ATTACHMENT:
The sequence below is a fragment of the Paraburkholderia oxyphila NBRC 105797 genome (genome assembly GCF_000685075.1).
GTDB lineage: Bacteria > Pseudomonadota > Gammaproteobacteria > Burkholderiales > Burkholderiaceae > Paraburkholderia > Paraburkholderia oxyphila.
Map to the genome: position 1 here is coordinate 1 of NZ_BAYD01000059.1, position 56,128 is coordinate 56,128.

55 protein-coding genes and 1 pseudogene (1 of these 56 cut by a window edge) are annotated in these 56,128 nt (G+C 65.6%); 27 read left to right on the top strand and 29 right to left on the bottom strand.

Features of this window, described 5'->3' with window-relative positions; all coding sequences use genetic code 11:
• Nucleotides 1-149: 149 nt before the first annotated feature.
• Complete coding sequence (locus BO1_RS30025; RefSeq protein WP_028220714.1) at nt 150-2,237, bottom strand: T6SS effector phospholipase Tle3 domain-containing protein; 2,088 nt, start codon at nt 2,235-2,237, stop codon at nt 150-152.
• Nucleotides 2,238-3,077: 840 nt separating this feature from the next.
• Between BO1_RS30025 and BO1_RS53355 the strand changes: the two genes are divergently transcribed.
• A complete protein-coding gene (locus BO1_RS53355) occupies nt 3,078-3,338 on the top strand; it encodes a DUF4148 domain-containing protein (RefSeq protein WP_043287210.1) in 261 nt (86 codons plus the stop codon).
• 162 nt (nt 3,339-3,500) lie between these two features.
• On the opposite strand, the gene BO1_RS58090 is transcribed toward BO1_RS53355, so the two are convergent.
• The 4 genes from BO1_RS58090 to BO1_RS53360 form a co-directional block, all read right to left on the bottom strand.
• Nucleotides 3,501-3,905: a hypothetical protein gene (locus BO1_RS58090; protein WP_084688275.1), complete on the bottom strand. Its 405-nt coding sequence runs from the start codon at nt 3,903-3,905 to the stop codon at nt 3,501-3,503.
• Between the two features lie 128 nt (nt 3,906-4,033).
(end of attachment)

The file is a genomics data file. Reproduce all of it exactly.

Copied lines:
The sequence below is a fragment of the Paraburkholderia oxyphila NBRC 105797 genome (genome assembly GCF_000685075.1).
GTDB lineage: Bacteria > Pseudomonadota > Gammaproteobacteria > Burkholderiales > Burkholderiaceae > Paraburkholderia > Paraburkholderia oxyphila.
Map to the genome: position 1 here is coordinate 1 of NZ_BAYD01000059.1, position 56,128 is coordinate 56,128.

55 protein-coding genes and 1 pseudogene (1 of these 56 cut by a window edge) are annotated in these 56,128 nt (G+C 65.6%); 27 read left to right on the top strand and 29 right to left on the bottom strand.

Features of this window, described 5'->3' with window-relative positions; all coding sequences use genetic code 11:
• Nucleotides 1-149: 149 nt before the first annotated feature.
• Complete coding sequence (locus BO1_RS30025; RefSeq protein WP_028220714.1) at nt 150-2,237, bottom strand: T6SS effector phospholipase Tle3 domain-containing protein; 2,088 nt, start codon at nt 2,235-2,237, stop codon at nt 150-152.
• Nucleotides 2,238-3,077: 840 nt separating this feature from the next.
• Between BO1_RS30025 and BO1_RS53355 the strand changes: the two genes are divergently transcribed.
• A complete protein-coding gene (locus BO1_RS53355) occupies nt 3,078-3,338 on the top strand; it encodes a DUF4148 domain-containing protein (RefSeq protein WP_043287210.1) in 261 nt (86 codons plus the stop codon).
• 162 nt (nt 3,339-3,500) lie between these two features.
• On the opposite strand, the gene BO1_RS58090 is transcribed toward BO1_RS53355, so the two are convergent.
• The 4 genes from BO1_RS58090 to BO1_RS53360 form a co-directional block, all read right to left on the bottom strand.
• Nucleotides 3,501-3,905: a hypothetical protein gene (locus BO1_RS58090; protein WP_084688275.1), complete on the bottom strand. Its 405-nt coding sequence runs from the start codon at nt 3,903-3,905 to the stop codon at nt 3,501-3,503.
• Between the two features lie 128 nt (nt 3,906-4,033).